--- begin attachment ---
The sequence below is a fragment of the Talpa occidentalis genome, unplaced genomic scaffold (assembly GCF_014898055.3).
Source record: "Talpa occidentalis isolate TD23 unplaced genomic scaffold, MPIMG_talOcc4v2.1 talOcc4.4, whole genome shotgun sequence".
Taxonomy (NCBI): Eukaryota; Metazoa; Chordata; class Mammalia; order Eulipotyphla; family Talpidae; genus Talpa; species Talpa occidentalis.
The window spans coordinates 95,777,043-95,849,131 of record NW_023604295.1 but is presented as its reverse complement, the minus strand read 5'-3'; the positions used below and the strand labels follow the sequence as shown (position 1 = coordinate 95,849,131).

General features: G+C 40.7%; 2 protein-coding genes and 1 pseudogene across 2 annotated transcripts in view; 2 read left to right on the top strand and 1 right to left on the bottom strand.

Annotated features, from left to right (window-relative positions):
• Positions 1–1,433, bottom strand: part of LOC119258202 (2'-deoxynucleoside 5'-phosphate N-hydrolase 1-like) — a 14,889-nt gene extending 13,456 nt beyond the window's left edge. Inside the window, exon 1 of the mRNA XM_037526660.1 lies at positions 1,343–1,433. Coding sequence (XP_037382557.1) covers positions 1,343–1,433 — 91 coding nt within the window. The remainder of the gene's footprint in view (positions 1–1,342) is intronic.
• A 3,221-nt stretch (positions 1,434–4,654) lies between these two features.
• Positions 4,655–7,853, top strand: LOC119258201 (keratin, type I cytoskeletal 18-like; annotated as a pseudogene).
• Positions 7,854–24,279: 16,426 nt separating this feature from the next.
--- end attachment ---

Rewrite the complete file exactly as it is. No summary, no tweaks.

The sequence below is a fragment of the Talpa occidentalis genome, unplaced genomic scaffold (assembly GCF_014898055.3).
Source record: "Talpa occidentalis isolate TD23 unplaced genomic scaffold, MPIMG_talOcc4v2.1 talOcc4.4, whole genome shotgun sequence".
Taxonomy (NCBI): Eukaryota; Metazoa; Chordata; class Mammalia; order Eulipotyphla; family Talpidae; genus Talpa; species Talpa occidentalis.
The window spans coordinates 95,777,043-95,849,131 of record NW_023604295.1 but is presented as its reverse complement, the minus strand read 5'-3'; the positions used below and the strand labels follow the sequence as shown (position 1 = coordinate 95,849,131).

General features: G+C 40.7%; 2 protein-coding genes and 1 pseudogene across 2 annotated transcripts in view; 2 read left to right on the top strand and 1 right to left on the bottom strand.

Annotated features, from left to right (window-relative positions):
• Positions 1–1,433, bottom strand: part of LOC119258202 (2'-deoxynucleoside 5'-phosphate N-hydrolase 1-like) — a 14,889-nt gene extending 13,456 nt beyond the window's left edge. Inside the window, exon 1 of the mRNA XM_037526660.1 lies at positions 1,343–1,433. Coding sequence (XP_037382557.1) covers positions 1,343–1,433 — 91 coding nt within the window. The remainder of the gene's footprint in view (positions 1–1,342) is intronic.
• A 3,221-nt stretch (positions 1,434–4,654) lies between these two features.
• Positions 4,655–7,853, top strand: LOC119258201 (keratin, type I cytoskeletal 18-like; annotated as a pseudogene).
• Positions 7,854–24,279: 16,426 nt separating this feature from the next.